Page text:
Microsoft noted in a 24 October, 2021 publication that Russia’s external intelligence service, the SVR, is behind yet another campaign to compromise targeted corporate and U.S. government networks and assets. As before, the resources of threat actors sponsored by a major nation state are focused against global IT supply chains.
SVR involved has been identified by U.S. intelligence and tracked by Microsoft as NOBELIUM. NOBELIUM is also known as the APT29 and Cozy Bear hacking groups¹. This is the same notorious threat actor that executed the SolarWinds attack against U.S. software companies in 2020. NOBELIUM appears to have been operating since 2008. They directly target government networks in Europe, research institutes, and think tanks. APT29 is infamous for their compromise of the Democratic National Committee starting in the summer of 2015.
The targeted business segment receiving attention during this attack window seems to be “resellers and other technology service providers that customize, deploy and manage cloud services and other technologies on behalf of their customers.”² Microsoft has estimated that “as many as 14 of these resellers and service providers have been compromised.” Microsoft first observed this latest campaign in May 2021 and has notified over 140 resellers and technology partners.
NOBELIUM was previously tied to attacks against critical organizations in the global IT supply chain. In the SolarWinds attack, the threat actors introduced malware via a software update platform that ultimately provided direct access to thousands of downstream customer networks. Microsoft’s conclusion is that Russia is trying to gain “long-term, systematic access to a variety of points in the technology supply chain and establish a mechanism for surveilling – now or in the future – targets of interest to the Russian government.”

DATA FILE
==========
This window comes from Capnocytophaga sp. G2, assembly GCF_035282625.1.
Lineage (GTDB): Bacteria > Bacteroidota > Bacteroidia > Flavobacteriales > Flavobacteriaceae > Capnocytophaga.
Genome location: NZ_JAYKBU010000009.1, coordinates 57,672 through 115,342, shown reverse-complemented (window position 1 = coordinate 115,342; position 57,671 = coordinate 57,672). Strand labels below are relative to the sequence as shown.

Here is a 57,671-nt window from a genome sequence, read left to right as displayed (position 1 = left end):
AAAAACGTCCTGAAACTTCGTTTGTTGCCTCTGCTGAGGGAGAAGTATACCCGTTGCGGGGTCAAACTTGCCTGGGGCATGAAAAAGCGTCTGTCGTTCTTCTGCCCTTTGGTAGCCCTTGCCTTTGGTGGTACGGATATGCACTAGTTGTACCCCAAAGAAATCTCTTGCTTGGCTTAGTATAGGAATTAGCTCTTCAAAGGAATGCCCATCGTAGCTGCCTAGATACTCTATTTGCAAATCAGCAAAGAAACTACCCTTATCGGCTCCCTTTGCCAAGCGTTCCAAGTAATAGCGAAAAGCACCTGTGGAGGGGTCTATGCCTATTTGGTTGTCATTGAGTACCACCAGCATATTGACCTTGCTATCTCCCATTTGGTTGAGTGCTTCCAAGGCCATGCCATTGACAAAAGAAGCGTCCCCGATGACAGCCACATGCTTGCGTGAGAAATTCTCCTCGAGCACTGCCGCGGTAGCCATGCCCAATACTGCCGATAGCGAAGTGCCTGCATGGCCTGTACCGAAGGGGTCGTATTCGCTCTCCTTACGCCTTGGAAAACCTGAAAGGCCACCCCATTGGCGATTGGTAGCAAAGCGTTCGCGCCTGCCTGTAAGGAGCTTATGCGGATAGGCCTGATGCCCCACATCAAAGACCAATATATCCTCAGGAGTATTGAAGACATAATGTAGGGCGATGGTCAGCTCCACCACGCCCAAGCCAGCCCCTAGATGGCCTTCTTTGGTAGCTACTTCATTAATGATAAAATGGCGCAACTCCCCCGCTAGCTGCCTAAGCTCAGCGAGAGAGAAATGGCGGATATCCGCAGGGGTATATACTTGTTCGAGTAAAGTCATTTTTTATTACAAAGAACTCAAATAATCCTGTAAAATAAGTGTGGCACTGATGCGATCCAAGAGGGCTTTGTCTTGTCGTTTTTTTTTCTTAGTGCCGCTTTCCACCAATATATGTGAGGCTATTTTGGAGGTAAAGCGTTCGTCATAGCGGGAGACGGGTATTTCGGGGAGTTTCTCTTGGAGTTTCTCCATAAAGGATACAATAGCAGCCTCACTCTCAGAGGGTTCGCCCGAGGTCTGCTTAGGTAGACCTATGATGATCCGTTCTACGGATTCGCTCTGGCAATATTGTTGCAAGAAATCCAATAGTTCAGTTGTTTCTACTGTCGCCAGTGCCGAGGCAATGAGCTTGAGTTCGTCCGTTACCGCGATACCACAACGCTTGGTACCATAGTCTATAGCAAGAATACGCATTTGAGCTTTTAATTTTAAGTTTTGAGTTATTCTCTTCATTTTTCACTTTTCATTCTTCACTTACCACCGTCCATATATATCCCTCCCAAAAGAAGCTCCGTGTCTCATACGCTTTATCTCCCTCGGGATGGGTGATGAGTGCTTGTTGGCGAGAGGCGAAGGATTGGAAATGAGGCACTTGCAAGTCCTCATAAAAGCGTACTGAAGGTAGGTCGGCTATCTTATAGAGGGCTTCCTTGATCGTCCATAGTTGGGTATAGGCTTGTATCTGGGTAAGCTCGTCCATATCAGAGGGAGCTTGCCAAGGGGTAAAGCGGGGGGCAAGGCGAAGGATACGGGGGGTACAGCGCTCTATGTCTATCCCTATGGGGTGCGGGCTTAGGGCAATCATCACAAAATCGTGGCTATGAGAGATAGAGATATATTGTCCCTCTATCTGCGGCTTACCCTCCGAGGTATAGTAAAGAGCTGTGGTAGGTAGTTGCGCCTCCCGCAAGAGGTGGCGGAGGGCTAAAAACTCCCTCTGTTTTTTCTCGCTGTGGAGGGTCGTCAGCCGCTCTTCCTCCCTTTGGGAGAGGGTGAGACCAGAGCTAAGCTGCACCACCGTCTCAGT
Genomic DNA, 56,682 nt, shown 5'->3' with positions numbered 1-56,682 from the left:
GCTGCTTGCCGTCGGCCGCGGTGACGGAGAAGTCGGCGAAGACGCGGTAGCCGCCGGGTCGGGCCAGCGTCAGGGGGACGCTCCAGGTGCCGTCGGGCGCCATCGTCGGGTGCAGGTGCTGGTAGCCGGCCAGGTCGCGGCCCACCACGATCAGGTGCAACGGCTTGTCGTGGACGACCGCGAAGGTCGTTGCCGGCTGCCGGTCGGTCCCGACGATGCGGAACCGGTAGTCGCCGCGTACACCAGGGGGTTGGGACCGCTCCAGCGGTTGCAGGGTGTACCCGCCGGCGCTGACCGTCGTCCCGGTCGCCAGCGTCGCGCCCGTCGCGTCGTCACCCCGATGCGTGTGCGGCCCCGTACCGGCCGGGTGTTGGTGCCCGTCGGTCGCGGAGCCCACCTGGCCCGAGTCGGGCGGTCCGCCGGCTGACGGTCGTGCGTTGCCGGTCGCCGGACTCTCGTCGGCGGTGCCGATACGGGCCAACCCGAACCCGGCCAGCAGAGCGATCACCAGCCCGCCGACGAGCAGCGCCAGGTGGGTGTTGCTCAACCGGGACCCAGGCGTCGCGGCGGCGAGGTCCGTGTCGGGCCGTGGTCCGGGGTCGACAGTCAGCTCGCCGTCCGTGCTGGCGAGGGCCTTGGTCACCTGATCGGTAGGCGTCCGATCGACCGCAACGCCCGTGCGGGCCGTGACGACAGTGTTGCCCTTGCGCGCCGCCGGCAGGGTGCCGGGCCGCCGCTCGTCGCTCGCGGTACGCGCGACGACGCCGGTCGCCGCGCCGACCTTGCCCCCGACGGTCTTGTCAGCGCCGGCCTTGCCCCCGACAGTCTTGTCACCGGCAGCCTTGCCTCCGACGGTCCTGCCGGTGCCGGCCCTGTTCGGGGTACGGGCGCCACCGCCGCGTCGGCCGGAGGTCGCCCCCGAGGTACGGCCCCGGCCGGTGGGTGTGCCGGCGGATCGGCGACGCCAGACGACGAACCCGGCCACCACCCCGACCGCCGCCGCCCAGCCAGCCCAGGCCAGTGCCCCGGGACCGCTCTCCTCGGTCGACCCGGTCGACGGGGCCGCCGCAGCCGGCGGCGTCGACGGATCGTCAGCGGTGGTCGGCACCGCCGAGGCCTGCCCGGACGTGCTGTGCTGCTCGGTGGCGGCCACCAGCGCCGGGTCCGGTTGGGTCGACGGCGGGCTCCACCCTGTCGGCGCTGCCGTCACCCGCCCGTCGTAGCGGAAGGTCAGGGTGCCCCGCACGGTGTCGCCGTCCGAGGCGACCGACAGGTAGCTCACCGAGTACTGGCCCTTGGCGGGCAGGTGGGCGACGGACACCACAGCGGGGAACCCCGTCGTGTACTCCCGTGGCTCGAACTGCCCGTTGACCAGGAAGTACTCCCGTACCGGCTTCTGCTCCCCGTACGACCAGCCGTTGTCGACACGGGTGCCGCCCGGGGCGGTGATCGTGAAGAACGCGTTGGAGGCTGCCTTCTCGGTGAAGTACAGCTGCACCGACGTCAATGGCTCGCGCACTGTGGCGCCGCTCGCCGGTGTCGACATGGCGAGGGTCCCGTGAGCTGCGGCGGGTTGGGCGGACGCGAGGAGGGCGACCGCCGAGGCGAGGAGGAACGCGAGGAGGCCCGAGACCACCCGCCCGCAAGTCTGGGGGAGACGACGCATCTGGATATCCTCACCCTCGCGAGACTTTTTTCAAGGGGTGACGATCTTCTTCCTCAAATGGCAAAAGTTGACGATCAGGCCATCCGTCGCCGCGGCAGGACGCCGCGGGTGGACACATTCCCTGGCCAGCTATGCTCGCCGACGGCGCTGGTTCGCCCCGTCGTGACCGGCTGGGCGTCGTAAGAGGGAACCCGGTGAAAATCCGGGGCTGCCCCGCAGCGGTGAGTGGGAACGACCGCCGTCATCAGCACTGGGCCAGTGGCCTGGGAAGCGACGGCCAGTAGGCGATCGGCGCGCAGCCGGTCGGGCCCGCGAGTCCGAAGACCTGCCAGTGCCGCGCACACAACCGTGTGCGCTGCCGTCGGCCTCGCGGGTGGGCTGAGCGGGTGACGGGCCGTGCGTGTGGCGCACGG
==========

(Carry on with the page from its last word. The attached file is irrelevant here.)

Infoblox has been tracking and investigating NOBELIUM and their various malicious efforts for some time. On 2 June, 2021, our Cyber Intelligence Unit (CIU) published the Cyber Threat Advisory: Nobelium Campaigns and Malware. In this CTA we noted that NOBELIUM began conducting a new malicious email campaign since February 2021. It differs significantly from their previous operations that ran from the widely publicized Solarwinds attack. In this early summer campaign, NOBELIUM distributed multiple waves of spear-phishing emails, each revealing an evolution of their malware delivery techniques.
The following cyber threat advisories published by Infoblox on the SolarWinds attack provide more information.
- Cyber Threat Advisory: SolarWinds Supply Chain Attack – FireEye had just publicly disclosed information about a supply chain attack affecting SolarWinds’ Orion IT monitoring and management software. This attack infected all versions of Orion software released between March and June 2020 with SUNBURST malware, a sophisticated backdoor that uses HTTP to communicate with attacker infrastructure.
- Cyber Threat Advisory: SolarWinds and SUNBURST Update – CIU gathered additional information about the wide-ranging effects of this campaign, and the update included some of the latest information from OSINT, conveyed what we have been able to validate, and provided some additional IOCs.